Monkeypox: No reason to cancel Pride events, health experts say

The World Health Organization (WHO) has reassured Pride organisers that celebrations should not be impacted by the monkeypox outbreak.

WHO’s Europe director, Dr Hans Henri Kluge, urged organisers not to let fears around monkeypox impact events at a briefing on Tuesday (15 June), adding that Pride could be an excellent opportunity to share important public health messaging.

Kluge said: “WHO and health partners are reaching out quickly to communities, event organisers and dating apps to provide clear information to raise awareness about monkeypox infection and strengthen individual and community protection.”

Steve Taylor, board member at EuroPride, attended the briefing.  He said that organisers of the 750 Pride events happening across Europe this summer would welcome the advice, saying: “We are reassured by the clear statement from WHO those major events including Pride should not be cancelled or curtailed because of the outbreak.”

Taylor added: “We have been working with WHO over recent weeks to develop our messages and we will encourage Pride organisations and event producers across Europe to use their events to raise awareness of the facts about monkeypox so that people can protect themselves.”

WHO has said that monkeypox is not a reason to cancel Pride events. (Credit: Tristan Fewings/Getty Images)

 

Though anybody can acquire monkeypox, so far the current outbreak is being detected mostly among queer men. But experts are clear that it is not a “gay disease”.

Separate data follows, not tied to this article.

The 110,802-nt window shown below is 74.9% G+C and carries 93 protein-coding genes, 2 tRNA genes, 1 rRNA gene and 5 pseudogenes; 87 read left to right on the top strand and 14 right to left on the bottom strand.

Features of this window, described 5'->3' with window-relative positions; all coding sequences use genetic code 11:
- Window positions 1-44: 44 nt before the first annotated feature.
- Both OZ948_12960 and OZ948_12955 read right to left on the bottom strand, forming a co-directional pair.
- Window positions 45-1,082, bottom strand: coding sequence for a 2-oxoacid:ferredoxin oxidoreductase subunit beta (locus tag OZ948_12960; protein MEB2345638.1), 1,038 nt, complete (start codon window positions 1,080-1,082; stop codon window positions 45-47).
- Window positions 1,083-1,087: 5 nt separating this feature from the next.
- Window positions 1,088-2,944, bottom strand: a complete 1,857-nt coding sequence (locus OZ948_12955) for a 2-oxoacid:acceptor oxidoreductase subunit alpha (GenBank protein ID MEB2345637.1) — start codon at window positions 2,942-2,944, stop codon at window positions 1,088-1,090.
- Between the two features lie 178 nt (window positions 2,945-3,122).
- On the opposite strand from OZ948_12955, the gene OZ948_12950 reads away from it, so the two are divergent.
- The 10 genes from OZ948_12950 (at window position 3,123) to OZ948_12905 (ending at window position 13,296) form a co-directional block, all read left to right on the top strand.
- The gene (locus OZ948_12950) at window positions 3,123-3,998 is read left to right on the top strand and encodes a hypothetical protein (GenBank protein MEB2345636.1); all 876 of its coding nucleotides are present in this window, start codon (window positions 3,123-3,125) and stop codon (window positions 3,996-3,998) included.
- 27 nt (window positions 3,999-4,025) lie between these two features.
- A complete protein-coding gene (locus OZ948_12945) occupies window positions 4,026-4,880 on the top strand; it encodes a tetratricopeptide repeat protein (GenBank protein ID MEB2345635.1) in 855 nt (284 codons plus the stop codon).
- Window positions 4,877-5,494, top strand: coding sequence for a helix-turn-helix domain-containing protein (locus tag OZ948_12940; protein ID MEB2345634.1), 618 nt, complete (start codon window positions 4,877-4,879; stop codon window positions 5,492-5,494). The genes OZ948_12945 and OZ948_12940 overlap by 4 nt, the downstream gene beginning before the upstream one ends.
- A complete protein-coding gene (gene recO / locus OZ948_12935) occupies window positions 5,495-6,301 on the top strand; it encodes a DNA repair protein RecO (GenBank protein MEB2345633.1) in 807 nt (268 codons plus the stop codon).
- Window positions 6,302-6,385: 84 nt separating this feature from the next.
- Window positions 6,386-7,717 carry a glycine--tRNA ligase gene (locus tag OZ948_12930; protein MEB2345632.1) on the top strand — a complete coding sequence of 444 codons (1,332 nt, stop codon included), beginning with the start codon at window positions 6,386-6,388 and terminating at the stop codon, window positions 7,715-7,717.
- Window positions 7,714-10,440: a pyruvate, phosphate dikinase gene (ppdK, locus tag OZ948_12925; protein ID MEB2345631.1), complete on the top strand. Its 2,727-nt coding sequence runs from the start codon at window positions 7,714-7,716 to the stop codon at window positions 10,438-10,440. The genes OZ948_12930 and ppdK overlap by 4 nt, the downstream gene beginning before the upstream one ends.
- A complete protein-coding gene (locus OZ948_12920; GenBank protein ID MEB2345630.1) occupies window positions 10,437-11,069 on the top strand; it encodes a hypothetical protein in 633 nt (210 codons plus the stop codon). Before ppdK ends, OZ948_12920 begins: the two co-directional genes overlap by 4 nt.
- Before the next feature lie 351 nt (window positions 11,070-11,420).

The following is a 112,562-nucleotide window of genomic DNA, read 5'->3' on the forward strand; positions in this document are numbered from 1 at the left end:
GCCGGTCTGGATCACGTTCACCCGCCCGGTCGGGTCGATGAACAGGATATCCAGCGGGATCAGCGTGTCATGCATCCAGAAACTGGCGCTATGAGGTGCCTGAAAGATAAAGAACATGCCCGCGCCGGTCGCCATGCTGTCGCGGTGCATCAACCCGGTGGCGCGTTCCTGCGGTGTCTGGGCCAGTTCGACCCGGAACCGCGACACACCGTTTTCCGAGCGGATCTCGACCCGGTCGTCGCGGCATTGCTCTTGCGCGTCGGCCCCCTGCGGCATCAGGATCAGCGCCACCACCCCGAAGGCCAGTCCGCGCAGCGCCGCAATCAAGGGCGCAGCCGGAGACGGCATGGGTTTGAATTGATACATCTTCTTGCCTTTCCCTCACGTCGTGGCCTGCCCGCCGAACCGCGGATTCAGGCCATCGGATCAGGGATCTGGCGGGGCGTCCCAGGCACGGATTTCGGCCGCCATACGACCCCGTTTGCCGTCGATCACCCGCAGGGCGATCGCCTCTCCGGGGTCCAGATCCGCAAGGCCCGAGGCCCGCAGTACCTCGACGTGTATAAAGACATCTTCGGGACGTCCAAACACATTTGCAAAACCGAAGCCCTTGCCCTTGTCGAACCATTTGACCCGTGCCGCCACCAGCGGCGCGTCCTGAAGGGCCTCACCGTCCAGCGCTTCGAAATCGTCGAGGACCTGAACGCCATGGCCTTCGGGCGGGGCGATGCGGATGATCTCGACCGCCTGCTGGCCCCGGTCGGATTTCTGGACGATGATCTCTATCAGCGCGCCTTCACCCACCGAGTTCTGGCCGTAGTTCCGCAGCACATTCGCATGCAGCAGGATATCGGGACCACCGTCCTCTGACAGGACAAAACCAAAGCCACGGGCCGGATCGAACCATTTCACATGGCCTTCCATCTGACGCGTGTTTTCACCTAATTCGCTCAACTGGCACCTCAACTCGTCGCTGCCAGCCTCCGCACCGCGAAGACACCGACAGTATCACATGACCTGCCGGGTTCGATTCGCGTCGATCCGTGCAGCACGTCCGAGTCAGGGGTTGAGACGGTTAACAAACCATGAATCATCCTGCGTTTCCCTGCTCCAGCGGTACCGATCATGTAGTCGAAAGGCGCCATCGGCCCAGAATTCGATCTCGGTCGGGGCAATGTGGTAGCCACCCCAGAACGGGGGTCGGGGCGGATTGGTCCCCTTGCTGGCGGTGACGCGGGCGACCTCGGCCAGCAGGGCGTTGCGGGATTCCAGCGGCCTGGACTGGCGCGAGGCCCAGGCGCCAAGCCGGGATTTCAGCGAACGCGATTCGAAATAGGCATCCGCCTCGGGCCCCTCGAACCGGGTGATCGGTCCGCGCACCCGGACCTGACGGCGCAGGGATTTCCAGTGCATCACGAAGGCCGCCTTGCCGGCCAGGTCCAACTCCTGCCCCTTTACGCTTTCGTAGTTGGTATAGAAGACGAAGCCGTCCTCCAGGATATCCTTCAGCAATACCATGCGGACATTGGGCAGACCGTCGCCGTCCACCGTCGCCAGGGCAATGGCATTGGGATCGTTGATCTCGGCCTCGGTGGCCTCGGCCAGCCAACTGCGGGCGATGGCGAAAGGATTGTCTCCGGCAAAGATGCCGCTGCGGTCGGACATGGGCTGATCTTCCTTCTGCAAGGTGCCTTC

“Transmission is not exclusive to gay and bisexual men, it just happens that it has entered this network,” Mateo Prochazka, an infectious disease epidemiologist with the UKHSA, previously told PinkNews.

Despite WHO giving the green light for Pride to go on, some anti-LGBTQ+ groups have tried to rationalise their vitriol by maintaining that queer people are the reason for monkeypox and Pride events should not be banned.

“Sadly, but entirely predictably, some of those who oppose Pride and who oppose equality and human rights have already been attempting to use monkeypox as a justification for calls for Pride to be banned,” Taylor said at the WHO briefing.

He echoed Kluge’s hopes that Pride events could be an opportunity to engage queer communities and make them aware of monkeypox, how it’s spread and what its symptoms are.

According to WHO, monkeypox is spread through skin-to-skin contact. As of Thursday (16 June) there are 524 cases in the UK, according to UK Health Security Agency (UKHSA).

Symptoms of monkeypox include high temperature, lesions on the body, muscle aches, exhaustion and headaches as per the NHS.

If a person suspects they have monkeypox Dr Susan Hopkins, chief medical advisor at UKHSA, says: “Self-isolation is an important measure for protecting others from monkeypox.

“Staying at home and doing all we can to avoid close contact with other people in the household will prevent the spread of this virus. We know that self-isolation is not easy for some so it’s important that people ask for support if needed.”

WHO has announced it will rename monkeypox to lessen stigma around the virus.

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